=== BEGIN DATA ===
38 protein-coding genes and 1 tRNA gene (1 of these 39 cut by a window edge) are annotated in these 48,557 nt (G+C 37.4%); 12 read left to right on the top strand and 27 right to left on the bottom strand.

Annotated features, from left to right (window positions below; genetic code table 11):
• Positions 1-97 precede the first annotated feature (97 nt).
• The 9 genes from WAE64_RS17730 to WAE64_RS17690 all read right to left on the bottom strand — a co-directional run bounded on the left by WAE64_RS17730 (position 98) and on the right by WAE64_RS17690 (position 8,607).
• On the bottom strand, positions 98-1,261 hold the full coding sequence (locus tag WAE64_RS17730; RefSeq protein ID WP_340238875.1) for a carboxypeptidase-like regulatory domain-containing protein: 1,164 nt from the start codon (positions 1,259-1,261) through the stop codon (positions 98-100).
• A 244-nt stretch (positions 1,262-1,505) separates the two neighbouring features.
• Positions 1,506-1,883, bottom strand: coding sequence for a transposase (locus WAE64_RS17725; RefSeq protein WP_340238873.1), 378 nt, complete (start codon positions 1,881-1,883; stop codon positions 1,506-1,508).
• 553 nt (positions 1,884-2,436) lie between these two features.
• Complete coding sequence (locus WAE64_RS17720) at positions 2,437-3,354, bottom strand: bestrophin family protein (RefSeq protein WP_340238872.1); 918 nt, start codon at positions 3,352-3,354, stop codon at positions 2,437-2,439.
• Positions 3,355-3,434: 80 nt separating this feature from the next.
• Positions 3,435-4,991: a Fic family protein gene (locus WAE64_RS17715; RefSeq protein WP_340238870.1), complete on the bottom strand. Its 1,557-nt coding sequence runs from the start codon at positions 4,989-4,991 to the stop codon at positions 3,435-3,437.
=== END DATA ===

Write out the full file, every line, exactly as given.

38 protein-coding genes and 1 tRNA gene (1 of these 39 cut by a window edge) are annotated in these 48,557 nt (G+C 37.4%); 12 read left to right on the top strand and 27 right to left on the bottom strand.

Annotated features, from left to right (window positions below; genetic code table 11):
• Positions 1-97 precede the first annotated feature (97 nt).
• The 9 genes from WAE64_RS17730 to WAE64_RS17690 all read right to left on the bottom strand — a co-directional run bounded on the left by WAE64_RS17730 (position 98) and on the right by WAE64_RS17690 (position 8,607).
• On the bottom strand, positions 98-1,261 hold the full coding sequence (locus tag WAE64_RS17730; RefSeq protein ID WP_340238875.1) for a carboxypeptidase-like regulatory domain-containing protein: 1,164 nt from the start codon (positions 1,259-1,261) through the stop codon (positions 98-100).
• A 244-nt stretch (positions 1,262-1,505) separates the two neighbouring features.
• Positions 1,506-1,883, bottom strand: coding sequence for a transposase (locus WAE64_RS17725; RefSeq protein WP_340238873.1), 378 nt, complete (start codon positions 1,881-1,883; stop codon positions 1,506-1,508).
• 553 nt (positions 1,884-2,436) lie between these two features.
• Complete coding sequence (locus WAE64_RS17720) at positions 2,437-3,354, bottom strand: bestrophin family protein (RefSeq protein WP_340238872.1); 918 nt, start codon at positions 3,352-3,354, stop codon at positions 2,437-2,439.
• Positions 3,355-3,434: 80 nt separating this feature from the next.
• Positions 3,435-4,991: a Fic family protein gene (locus WAE64_RS17715; RefSeq protein WP_340238870.1), complete on the bottom strand. Its 1,557-nt coding sequence runs from the start codon at positions 4,989-4,991 to the stop codon at positions 3,435-3,437.